1. Love this article, even if I am reading it long after it was posted (I am way behind in reading e-mails/too many books draw me away). I am going to save this to show my friends and relatives who scoff at me for reading hundreds of JAFF books of P&P.

  2. Victoria, it was so awesome to see your name in the list of Austen Authors. I want to add my welcome to the others. I hope you enjoy your time with us. We love our Austen Authors and I look forward to reading your work. The cover you posted at the front of your post is in my TBR pile and am anxious to read it. Again, welcome to our madness. JWG

  3. Great post! I really like your word “snappy” as applied to Jane’s writing. That’s a good description, as well as recognizing the independent streak shown in characters like Elizabeth Bennet. That appeals to modern readers, as well as the elimination of long, long, descriptive passages. I don’t think we aren’t intelligent enough to “slog through” such passages nowadays, but we are indeed attracted to more action. Our 21st century lives revolve around sound bites and 30 second commercials, and lots and lots of independent women. Seeing that reflected in timeless works from long ago strikes a responsive chord. I really enjoyed your thoughts!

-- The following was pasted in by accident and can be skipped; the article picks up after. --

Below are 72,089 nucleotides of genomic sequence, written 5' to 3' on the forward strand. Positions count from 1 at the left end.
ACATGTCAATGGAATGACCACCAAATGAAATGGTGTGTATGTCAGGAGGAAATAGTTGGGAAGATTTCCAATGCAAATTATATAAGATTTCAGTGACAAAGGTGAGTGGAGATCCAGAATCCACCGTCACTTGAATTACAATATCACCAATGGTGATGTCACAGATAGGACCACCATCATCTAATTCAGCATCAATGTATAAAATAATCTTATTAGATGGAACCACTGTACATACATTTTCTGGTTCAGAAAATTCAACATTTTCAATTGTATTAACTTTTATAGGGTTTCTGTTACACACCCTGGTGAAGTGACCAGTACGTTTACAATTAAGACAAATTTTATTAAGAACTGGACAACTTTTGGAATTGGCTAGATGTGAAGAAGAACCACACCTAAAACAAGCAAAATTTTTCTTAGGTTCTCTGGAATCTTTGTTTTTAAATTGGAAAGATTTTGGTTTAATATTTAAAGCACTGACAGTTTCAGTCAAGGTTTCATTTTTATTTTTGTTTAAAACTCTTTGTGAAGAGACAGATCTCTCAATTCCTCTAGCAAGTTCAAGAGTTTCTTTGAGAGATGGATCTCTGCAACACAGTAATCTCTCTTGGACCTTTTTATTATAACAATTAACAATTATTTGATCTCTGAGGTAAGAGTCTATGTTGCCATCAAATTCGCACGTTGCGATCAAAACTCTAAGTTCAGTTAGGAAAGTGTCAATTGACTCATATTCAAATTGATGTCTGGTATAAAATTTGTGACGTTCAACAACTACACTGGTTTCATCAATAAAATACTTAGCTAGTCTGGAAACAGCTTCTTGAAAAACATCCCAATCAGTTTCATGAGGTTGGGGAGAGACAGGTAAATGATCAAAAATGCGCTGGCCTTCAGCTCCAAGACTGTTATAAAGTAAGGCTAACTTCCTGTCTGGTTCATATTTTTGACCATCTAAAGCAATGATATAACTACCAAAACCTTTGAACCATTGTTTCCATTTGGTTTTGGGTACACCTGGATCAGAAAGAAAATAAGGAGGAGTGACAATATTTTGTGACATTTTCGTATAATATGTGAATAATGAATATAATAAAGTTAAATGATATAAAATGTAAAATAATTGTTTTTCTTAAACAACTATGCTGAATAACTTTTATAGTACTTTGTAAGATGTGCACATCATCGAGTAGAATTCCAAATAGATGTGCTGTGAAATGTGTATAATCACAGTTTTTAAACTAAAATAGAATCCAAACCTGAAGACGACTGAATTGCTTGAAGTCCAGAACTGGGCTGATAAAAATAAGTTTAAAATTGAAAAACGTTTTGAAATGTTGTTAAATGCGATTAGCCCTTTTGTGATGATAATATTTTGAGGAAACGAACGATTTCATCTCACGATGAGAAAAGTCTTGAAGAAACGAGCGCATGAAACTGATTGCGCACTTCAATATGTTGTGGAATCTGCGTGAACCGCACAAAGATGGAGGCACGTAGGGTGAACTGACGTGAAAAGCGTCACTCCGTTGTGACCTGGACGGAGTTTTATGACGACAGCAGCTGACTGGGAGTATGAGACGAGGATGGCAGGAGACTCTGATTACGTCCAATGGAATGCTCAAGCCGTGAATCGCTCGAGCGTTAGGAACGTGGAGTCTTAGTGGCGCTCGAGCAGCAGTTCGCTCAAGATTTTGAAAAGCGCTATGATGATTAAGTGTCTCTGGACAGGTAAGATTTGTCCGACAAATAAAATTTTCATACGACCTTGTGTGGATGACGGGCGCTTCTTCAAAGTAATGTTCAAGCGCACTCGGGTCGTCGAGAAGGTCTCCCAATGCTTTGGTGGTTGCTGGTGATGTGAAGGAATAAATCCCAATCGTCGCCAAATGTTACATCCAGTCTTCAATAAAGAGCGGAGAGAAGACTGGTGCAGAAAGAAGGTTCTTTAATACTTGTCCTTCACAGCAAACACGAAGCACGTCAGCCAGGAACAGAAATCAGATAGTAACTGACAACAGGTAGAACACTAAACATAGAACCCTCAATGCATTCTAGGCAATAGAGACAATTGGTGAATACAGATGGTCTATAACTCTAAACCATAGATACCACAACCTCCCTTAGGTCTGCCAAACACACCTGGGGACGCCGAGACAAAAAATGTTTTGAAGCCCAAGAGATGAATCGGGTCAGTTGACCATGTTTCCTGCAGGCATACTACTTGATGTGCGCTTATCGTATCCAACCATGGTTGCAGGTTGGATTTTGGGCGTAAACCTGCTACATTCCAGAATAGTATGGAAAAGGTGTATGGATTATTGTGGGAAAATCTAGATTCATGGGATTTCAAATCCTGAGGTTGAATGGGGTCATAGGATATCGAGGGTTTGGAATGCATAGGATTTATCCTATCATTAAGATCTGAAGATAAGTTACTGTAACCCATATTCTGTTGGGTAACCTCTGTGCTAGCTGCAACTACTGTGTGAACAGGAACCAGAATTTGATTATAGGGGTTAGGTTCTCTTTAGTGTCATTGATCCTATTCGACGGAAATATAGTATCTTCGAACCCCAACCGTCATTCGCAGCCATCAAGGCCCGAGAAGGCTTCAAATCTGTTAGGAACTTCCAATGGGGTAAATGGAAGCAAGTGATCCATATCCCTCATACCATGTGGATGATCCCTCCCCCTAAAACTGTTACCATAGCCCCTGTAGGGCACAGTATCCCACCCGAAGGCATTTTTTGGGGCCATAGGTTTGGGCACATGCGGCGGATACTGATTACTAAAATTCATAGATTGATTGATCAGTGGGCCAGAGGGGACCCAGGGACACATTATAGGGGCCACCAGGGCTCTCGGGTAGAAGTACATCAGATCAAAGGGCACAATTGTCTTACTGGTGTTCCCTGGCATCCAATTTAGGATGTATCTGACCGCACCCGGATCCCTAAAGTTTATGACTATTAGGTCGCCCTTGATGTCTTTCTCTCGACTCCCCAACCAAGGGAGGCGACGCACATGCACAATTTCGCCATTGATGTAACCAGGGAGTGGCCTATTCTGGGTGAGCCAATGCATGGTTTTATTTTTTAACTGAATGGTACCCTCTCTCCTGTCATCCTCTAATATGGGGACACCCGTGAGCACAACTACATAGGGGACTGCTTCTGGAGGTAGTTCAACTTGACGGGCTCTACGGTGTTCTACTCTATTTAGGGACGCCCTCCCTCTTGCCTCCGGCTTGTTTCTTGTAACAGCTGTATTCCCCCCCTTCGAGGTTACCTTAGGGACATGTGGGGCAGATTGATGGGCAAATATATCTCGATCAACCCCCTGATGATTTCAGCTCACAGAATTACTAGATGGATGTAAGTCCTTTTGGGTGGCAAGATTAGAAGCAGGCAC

4. I read this book early this year called What Matters In Jane Austen? Twenty Crucial Problems Solved by John Mullan and it was really interesting.One of the ‘problems’ was How Experimental an Author was Jane Austen. I believe though her characters are bigger than life and you just want more and more of them. I mean what girl doesn’t want a Mr. Darcy. So the chance to live the tales again is too irresistible to us and with fanfiction we get to enjoy our favorite characters but still have a brand new story to ready.

  5. Welcome, Victoria! I quite agree with your assessment! I think we can take it further too. Pride and Prejudice is Austen’s most popular work and it’s the snappiest. I’m posting later this week about Austen’s endurance in recent decades too and also think it relates to the independent women.

    • Hi Rose, Thank you for your welcome! I agree that P&P is the snappiest and that a reason for its popularity. I thought about putting that in the post, but it was long enough as it was!

  6. Great post Victoria. I agree that Jane Austen is unique in this. In my opinion it is because she injects humour into her books and has such great characters. I read P&P first as a young teenager and loved it. I have never been tempted by Jane Eyre etc. And would certainly not be interested in variations based on them. Keep up the good work. ?

  7. Welcome to Austen Authors, Victoria! We are so happy to have you on our team! Great things are ahead, I am sure of it!!